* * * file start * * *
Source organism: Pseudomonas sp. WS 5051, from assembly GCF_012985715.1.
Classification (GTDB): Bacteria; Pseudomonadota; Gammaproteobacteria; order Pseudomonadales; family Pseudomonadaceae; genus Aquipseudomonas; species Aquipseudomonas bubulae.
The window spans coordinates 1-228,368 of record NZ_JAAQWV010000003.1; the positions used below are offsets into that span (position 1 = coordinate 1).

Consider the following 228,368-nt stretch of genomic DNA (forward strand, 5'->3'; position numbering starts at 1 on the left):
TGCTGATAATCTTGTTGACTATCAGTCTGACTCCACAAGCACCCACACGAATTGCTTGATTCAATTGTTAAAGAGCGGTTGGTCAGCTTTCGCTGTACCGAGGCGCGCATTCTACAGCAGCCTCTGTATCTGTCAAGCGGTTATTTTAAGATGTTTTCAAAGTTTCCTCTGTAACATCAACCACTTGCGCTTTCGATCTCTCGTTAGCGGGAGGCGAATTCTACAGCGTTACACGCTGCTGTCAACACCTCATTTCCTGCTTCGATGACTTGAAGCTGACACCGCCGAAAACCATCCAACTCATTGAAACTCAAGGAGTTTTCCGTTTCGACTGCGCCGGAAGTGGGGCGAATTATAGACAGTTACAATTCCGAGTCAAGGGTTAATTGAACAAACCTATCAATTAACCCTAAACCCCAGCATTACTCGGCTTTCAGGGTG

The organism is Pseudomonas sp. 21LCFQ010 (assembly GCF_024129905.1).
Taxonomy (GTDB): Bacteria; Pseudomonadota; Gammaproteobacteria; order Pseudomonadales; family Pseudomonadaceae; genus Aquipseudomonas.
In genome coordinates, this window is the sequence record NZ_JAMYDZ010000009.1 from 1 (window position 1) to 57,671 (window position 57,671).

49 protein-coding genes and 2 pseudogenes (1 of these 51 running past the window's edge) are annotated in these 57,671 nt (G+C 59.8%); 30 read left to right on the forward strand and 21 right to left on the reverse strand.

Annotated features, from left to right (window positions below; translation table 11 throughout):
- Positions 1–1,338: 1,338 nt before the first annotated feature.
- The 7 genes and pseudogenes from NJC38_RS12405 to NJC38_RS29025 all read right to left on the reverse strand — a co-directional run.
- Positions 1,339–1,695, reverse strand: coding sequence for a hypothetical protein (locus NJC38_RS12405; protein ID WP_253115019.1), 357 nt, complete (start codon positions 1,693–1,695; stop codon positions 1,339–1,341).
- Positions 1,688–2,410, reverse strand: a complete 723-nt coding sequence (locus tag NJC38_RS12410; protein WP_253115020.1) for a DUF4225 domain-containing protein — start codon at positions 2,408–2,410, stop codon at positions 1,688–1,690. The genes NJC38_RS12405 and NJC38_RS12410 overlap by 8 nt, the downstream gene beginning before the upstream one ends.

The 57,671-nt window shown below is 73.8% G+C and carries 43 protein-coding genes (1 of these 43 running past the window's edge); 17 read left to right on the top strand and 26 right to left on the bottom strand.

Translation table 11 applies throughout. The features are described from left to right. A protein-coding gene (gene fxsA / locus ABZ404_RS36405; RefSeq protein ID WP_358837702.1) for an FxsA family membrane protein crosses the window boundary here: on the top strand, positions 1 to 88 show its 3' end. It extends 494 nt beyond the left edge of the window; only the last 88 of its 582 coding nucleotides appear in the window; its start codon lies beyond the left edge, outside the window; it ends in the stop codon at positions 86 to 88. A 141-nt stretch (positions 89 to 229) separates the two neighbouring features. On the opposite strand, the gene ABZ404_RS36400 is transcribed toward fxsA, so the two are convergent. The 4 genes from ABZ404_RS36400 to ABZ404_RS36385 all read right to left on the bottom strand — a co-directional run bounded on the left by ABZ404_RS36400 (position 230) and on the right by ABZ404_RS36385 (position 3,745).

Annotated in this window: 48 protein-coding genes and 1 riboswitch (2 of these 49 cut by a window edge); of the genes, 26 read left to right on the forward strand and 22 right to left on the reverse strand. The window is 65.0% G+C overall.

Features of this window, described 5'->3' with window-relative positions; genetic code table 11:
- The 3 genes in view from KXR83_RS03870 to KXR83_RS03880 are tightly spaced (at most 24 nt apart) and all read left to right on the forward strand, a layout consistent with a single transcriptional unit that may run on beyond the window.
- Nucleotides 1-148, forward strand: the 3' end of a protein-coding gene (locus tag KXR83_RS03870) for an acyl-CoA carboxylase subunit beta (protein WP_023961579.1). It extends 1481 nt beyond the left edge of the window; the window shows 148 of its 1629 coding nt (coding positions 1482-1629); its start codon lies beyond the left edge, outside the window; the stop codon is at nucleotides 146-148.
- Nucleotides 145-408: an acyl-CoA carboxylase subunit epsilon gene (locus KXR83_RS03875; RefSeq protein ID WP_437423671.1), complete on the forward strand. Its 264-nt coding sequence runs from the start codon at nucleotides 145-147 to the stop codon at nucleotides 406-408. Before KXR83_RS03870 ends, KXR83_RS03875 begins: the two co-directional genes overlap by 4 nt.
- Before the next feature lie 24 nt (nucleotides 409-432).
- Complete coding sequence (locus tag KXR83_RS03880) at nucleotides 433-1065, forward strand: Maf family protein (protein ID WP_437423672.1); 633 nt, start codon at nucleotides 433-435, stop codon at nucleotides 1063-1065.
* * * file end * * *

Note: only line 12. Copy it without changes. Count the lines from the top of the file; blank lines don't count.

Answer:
- The 7 genes and pseudogenes from NJC38_RS12405 to NJC38_RS29025 all read right to left on the reverse strand — a co-directional run.